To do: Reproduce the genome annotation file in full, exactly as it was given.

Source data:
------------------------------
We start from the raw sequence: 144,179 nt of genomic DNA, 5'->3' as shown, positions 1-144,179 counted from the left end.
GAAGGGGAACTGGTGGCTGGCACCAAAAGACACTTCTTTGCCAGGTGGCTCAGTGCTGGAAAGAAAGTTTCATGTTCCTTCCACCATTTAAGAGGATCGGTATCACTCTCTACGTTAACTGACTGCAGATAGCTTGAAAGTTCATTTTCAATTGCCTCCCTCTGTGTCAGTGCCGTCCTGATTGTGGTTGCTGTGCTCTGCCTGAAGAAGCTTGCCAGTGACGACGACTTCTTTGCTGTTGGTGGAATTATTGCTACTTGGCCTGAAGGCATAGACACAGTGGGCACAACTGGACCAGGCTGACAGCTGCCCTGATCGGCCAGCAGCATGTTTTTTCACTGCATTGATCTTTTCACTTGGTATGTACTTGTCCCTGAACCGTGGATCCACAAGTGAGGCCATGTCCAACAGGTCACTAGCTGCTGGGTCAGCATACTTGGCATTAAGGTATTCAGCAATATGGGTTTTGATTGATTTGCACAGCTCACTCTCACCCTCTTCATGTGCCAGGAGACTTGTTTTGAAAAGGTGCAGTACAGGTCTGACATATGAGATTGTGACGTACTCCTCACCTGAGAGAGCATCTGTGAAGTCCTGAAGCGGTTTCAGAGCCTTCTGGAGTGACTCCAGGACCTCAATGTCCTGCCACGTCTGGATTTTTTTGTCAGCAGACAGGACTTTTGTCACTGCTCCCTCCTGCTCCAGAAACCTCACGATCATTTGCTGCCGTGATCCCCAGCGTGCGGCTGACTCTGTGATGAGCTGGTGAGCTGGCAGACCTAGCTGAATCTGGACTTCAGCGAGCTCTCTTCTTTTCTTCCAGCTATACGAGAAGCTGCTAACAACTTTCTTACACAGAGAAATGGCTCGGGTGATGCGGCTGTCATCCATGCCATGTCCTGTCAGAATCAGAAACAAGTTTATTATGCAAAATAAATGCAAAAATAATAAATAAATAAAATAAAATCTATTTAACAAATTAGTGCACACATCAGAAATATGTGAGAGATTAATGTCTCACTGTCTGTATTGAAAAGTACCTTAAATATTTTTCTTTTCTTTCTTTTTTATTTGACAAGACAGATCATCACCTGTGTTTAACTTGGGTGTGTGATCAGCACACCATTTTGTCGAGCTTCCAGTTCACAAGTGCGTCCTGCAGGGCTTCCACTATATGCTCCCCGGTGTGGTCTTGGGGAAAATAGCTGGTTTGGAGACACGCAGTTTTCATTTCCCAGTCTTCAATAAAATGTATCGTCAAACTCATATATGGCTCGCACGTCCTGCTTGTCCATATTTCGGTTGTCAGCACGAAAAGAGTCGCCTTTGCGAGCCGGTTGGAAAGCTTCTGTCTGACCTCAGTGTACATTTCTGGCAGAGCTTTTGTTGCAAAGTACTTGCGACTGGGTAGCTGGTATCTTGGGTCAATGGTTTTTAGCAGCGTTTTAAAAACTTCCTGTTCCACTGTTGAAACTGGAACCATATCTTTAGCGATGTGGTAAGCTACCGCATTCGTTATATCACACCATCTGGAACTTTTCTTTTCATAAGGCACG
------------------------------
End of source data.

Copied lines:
We start from the raw sequence: 144,179 nt of genomic DNA, 5'->3' as shown, positions 1-144,179 counted from the left end.
GAAGGGGAACTGGTGGCTGGCACCAAAAGACACTTCTTTGCCAGGTGGCTCAGTGCTGGAAAGAAAGTTTCATGTTCCTTCCACCATTTAAGAGGATCGGTATCACTCTCTACGTTAACTGACTGCAGATAGCTTGAAAGTTCATTTTCAATTGCCTCCCTCTGTGTCAGTGCCGTCCTGATTGTGGTTGCTGTGCTCTGCCTGAAGAAGCTTGCCAGTGACGACGACTTCTTTGCTGTTGGTGGAATTATTGCTACTTGGCCTGAAGGCATAGACACAGTGGGCACAACTGGACCAGGCTGACAGCTGCCCTGATCGGCCAGCAGCATGTTTTTTCACTGCATTGATCTTTTCACTTGGTATGTACTTGTCCCTGAACCGTGGATCCACAAGTGAGGCCATGTCCAACAGGTCACTAGCTGCTGGGTCAGCATACTTGGCATTAAGGTATTCAGCAATATGGGTTTTGATTGATTTGCACAGCTCACTCTCACCCTCTTCATGTGCCAGGAGACTTGTTTTGAAAAGGTGCAGTACAGGTCTGACATATGAGATTGTGACGTACTCCTCACCTGAGAGAGCATCTGTGAAGTCCTGAAGCGGTTTCAGAGCCTTCTGGAGTGACTCCAGGACCTCAATGTCCTGCCACGTCTGGATTTTTTTGTCAGCAGACAGGACTTTTGTCACTGCTCCCTCCTGCTCCAGAAACCTCACGATCATTTGCTGCCGTGATCCCCAGCGTGCGGCTGACTCTGTGATGAGCTGGTGAGCTGGCAGACCTAGCTGAATCTGGACTTCAGCGAGCTCTCTTCTTTTCTTCCAGCTATACGAGAAGCTGCTAACAACTTTCTTACACAGAGAAATGGCTCGGGTGATGCGGCTGTCATCCATGCCATGTCCTGTCAGAATCAGAAACAAGTTTATTATGCAAAATAAATGCAAAAATAATAAATAAATAAAATAAAATCTATTTAACAAATTAGTGCACACATCAGAAATATGTGAGAGATTAATGTCTCACTGTCTGTATTGAAAAGTACCTTAAATATTTTTCTTTTCTTTCTTTTTTATTTGACAAGACAGATCATCACCTGTGTTTAACTTGGGTGTGTGATCAGCACACCATTTTGTCGAGCTTCCAGTTCACAAGTGCGTCCTGCAGGGCTTCCACTATATGCTCCCCGGTGTGGTCTTGGGGAAAATAGCTGGTTTGGAGACACGCAGTTTTCATTTCCCAGTCTTCAATAAAATGTATCGTCAAACTCATATATGGCTCGCACGTCCTGCTTGTCCATATTTCGGTTGTCAGCACGAAAAGAGTCGCCTTTGCGAGCCGGTTGGAAAGCTTCTGTCTGACCTCAGTGTACATTTCTGGCAGAGCTTTTGTTGCAAAGTACTTGCGACTGGGTAGCTGGTATCTTGGGTCAATGGTTTTTAGCAGCGTTTTAAAAACTTCCTGTTCCACTGTTGAAACTGGAACCATATCTTTAGCGATGTGGTAAGCTACCGCATTCGTTATATCACACCATCTGGAACTTTTCTTTTCATAAGGCACG